The composite Turko-Persian, Turco-Persian or Turco-Iranian tradition (Persian: فرهنگ ایرانی-ترکی) was a distinctive culture that arose in the 9th and 10th centuries in Khorasan and Transoxiana (present-day Afghanistan, Iran, Uzbekistan, Turkmenistan, Tajikistan, minor parts of Kyrgyzstan and Kazakhstan).
In subsequent centuries, the Turco-Persian culture was carried on further by conquering peoples to neighbouring regions, eventually becoming the predominant culture of the ruling and elite classes of South Asia, Central Asia and the Tarim Basin, and large parts of West Asia.
Turkic-Persian tradition was a variant of Islamic culture. It was Islamic in that Islamic notions of virtue, permanence, and excellence infused discourse about public issues as well as the religious affairs of the Muslims, who were the presiding elite.
After the Muslim conquest of Persia, Middle Persian, the language of Sassanids, continued in wide use well into the second Islamic century (eighth century) as a medium of administration in the eastern lands of the Caliphate.
Politically, the Abbasids soon started losing their control, causing two major lasting consequences. First, the Abbasid Caliph al-Mutasim (833-842) greatly increased the presence of Turkic mercenaries and Mamluk slaves in the Caliphate, and they eventually displaced Arabs and Persians from the military, and therefore from the political hegemony, starting an era of Turco-Persian symbiosis.
Second, the governors in Khurasan, Tahirids, were factually independent; then the Saffarids from Sistan freed the eastern lands, but were replaced by independent Samanids, although they showed perfunctory deference to the Caliph.
Middle Persian was a lingua franca of the region before the Arab invasion, but afterwards Arabic became a preferred medium of literary expression. Instrumental in the spread of the Persian language as a common language along the Silk Road between China and Parthia in the second century BCE, that lasted well into the sixteenth century, were many Bukharian Jews who flocked to Bukhara in the Central Asia and as a merchant class played a great role in the operation of the Silk Road.
In the ninth century a new Persian language emerged as the idiom of administration and literature. Tahirids and Saffarids continued using Persian as an informal language, although for them Arabic was the "only proper language for recording anything worthwhile, from poetry to science", but the Samanids made Persian a language of learning and formal discourse. The language that appeared in the ninth and tenth centuries was a new form of Persian, based on the Middle Persian of pre-Islamic times, but enriched by ample Arabic vocabulary and written in Arabic script.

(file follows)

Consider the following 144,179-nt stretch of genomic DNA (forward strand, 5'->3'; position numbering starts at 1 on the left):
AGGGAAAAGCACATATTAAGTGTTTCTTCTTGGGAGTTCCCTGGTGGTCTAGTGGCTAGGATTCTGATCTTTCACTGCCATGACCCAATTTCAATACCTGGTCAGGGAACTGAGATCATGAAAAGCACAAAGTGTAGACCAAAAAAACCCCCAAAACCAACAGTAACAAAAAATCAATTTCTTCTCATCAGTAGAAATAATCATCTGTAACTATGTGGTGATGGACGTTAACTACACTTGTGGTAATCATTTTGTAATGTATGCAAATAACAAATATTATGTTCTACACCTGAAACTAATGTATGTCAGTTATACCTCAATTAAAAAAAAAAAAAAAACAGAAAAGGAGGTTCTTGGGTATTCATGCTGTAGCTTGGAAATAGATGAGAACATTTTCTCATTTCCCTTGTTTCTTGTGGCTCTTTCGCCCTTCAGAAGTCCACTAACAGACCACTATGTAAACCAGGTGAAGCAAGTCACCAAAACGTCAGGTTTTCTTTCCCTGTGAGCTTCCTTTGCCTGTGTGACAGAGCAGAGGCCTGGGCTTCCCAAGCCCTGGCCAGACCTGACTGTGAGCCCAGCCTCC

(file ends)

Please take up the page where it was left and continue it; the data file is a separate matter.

The Samanids began recording their court affairs in Arabic and in this language, and they used it as the main public idiom. The earliest great poetry in New Persian was written for the Samanid court. Samanids encouraged translation of religious works from Arabic into Persian. Even the learned authorities of Islam, the ulama, began using the Persian lingua franca in public, although they still used Arabic as a medium of scholarship. The crowning literary achievement in the early New Persian language, the Book of Kings of Ferdowsi, presented to the court of Mahmud of Ghazni (998–1030), was more than a literary achievement; it was a kind of Iranian nationalistic memoir, Ferdowsi galvanized Persian nationalistic sentiments by invoking pre-Islamic Persian heroic imagery. Ferdowsi enshrined in literary form the most treasured stories of popular folk-memory.
Before the Ghaznavids broke away, the Samanid rulership was internally falling to its Turkic servants. The Samanids had their own guard of Turkic Mamluk mercenaries (the ghilman), who were headed by a chamberlain, and a Persian and Arabic speaking bureaucracy, headed by a Persian vizier. The army was largely composed of mostly Turkic Mamluks. By the latter part of the tenth century, Samanid rulers gave the command of their army to Turkic generals.
These generals eventually had effective control over all Samanid affairs. The rise of Turks in Samanid times brought a loss of Samanid southern territories to one of their Mamluks, who were governing on their behalf. Mahmud of Ghazni ruled over southeastern extremities of Samanid territories from the city of Ghazni. Turkic political ascendancy in the Samanid period in the tenth and eleventh centuries resulted in the fall of Samanid ruling institution to its Turkic generals; and in a rise of Turkic pastoralists in the countryside.
The Ghaznavids (989–1149) founded an empire which became the most powerful in the east since the Abbasid Caliphs at their peak, and their capital at Ghazni became second only to Baghdad in cultural elegance. It attracted many scholars and artists of the Islamic world. Turkic ascendance to power in the Samanid court brought Turks as the main patrons of Persianate culture, and as they subjugated Western and Southern Asia, they brought along this culture.
The Kara-Khanid Khanate (999–1140) at that time were gaining pre-eminence over the countryside. The Kara-Khanids were pastoralists of noble Turkic backgrounds, and they cherished their Turkic ways. As they gained strength they fostered development of a new Turkish literature alongside the Persian and Arabic literatures that had arisen earlier.
Peter B. Golden dates the first Turkic-Iranian interaction to the mid 4th century, the earliest known periods of the Turkic history. The origins of the First Turkic Khaganate is associated with Iranian elements. The Sogdian influence on the state was considerable. The Sogdians, international merchants of long standing with numerous trading colonies along the silk route, needed the military power of the Turks. Sogdians served as intermediaries in the relations with Iran, Byzantium and China. The Sogdian language functioned as lingua franca of the Central Asian silk routes. The Uyghur Khaganate that succeeded the Turkic Empire was even more closesly associated with Sogdian elements. After the fall of the Uyghur nomadic state, many Turkic peoples moved to Turkestan, then a predominantly Iranian and Tokharian region, which became increasingly Turkicized.